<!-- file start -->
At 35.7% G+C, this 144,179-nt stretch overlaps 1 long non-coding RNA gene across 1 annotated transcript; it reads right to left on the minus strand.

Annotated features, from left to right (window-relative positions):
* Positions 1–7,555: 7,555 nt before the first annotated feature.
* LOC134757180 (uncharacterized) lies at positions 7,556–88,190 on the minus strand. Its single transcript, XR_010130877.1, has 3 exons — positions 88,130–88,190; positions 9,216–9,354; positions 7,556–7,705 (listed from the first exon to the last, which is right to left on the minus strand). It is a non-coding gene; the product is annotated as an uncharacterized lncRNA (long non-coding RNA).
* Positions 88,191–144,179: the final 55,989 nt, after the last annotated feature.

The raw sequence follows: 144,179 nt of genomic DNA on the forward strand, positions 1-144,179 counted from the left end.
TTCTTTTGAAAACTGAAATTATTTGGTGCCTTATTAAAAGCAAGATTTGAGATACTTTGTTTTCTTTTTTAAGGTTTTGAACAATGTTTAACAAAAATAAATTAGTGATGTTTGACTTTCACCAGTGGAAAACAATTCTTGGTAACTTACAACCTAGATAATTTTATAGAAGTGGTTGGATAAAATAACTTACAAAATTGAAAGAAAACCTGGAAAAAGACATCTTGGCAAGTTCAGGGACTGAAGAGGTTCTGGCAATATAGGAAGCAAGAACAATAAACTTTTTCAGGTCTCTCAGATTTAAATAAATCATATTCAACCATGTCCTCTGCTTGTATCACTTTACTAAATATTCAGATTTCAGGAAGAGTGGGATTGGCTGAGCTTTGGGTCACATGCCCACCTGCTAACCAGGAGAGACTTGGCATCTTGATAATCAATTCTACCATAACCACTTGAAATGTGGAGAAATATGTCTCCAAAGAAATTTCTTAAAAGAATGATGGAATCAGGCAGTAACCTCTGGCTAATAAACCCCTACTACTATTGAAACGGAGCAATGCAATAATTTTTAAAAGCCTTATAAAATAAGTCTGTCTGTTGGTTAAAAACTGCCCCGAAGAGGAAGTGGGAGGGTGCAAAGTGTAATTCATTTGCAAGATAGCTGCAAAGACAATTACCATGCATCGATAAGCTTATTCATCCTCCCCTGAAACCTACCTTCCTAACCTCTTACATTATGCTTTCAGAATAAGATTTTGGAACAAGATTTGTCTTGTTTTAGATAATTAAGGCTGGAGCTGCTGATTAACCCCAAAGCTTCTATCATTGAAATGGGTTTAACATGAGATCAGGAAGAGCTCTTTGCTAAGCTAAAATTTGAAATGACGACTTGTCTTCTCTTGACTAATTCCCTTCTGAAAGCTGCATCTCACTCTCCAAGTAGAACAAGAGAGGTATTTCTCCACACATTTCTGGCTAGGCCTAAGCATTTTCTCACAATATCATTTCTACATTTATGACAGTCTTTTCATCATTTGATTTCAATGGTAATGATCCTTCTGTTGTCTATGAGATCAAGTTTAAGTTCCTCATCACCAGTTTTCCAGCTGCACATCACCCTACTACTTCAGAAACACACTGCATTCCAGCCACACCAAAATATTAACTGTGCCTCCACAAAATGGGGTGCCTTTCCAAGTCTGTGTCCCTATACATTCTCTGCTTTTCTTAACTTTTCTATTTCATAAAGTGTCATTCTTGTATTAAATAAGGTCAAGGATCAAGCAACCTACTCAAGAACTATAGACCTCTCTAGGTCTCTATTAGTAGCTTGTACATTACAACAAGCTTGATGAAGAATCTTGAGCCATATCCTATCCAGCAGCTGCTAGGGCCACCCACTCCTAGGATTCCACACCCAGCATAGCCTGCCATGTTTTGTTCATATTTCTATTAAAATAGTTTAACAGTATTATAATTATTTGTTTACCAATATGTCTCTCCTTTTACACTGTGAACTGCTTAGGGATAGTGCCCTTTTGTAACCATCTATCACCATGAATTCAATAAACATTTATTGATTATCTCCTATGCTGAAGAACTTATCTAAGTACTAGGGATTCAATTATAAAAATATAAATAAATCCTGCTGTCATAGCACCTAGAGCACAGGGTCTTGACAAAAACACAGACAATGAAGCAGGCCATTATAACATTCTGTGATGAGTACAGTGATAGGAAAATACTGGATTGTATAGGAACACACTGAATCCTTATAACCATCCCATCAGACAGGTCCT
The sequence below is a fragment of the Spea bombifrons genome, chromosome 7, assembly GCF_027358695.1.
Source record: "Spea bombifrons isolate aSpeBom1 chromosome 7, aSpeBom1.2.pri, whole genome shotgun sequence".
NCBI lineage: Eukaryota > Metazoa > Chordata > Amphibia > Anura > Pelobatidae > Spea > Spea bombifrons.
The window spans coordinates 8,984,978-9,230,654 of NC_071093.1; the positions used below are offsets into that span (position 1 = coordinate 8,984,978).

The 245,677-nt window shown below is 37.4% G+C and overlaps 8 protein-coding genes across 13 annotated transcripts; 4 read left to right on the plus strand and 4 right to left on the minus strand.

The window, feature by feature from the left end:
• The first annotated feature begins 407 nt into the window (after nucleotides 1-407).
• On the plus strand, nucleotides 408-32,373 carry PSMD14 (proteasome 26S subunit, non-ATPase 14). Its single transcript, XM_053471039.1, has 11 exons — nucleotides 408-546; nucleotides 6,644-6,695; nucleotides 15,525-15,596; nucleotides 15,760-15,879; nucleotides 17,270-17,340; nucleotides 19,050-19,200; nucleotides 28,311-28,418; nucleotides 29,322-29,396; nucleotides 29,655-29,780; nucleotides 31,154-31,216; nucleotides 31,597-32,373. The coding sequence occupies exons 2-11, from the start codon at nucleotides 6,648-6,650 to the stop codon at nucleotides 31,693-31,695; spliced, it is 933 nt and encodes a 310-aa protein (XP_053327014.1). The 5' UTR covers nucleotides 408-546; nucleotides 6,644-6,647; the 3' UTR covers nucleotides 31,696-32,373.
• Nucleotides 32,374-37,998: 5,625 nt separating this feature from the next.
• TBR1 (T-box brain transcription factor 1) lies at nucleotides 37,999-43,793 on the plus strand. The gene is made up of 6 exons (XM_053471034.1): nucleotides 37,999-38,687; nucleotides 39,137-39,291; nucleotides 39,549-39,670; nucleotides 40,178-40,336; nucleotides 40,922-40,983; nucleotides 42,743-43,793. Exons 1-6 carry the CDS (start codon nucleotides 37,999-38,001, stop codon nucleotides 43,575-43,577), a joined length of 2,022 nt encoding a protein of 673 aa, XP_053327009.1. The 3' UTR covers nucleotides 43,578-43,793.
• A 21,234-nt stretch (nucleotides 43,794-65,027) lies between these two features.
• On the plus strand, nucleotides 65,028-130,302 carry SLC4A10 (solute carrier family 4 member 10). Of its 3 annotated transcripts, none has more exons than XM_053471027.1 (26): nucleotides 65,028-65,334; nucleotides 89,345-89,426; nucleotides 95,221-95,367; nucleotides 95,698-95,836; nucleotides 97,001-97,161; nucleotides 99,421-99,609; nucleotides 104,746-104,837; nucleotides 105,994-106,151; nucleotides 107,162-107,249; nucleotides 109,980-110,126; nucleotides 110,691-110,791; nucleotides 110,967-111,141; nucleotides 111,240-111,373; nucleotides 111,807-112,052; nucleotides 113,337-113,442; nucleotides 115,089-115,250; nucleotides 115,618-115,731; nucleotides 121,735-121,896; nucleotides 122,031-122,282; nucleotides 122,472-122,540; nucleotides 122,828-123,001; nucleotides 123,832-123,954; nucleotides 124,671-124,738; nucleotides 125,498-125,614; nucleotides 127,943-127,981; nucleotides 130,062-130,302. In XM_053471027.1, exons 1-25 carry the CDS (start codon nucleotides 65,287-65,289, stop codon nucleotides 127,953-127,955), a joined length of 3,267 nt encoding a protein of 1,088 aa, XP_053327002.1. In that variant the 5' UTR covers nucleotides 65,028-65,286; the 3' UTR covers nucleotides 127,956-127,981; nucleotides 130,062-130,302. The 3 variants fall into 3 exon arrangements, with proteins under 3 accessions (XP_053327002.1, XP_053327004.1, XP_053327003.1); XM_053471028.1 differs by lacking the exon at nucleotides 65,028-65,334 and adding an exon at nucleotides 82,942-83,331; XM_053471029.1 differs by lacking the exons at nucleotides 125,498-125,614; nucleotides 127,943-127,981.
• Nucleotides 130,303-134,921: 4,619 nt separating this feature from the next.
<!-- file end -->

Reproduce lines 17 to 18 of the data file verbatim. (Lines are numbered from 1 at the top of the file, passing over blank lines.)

• TBR1 (T-box brain transcription factor 1) lies at nucleotides 37,999-43,793 on the plus strand. The gene is made up of 6 exons (XM_053471034.1): nucleotides 37,999-38,687; nucleotides 39,137-39,291; nucleotides 39,549-39,670; nucleotides 40,178-40,336; nucleotides 40,922-40,983; nucleotides 42,743-43,793. Exons 1-6 carry the CDS (start codon nucleotides 37,999-38,001, stop codon nucleotides 43,575-43,577), a joined length of 2,022 nt encoding a protein of 673 aa, XP_053327009.1. The 3' UTR covers nucleotides 43,578-43,793.
• A 21,234-nt stretch (nucleotides 43,794-65,027) lies between these two features.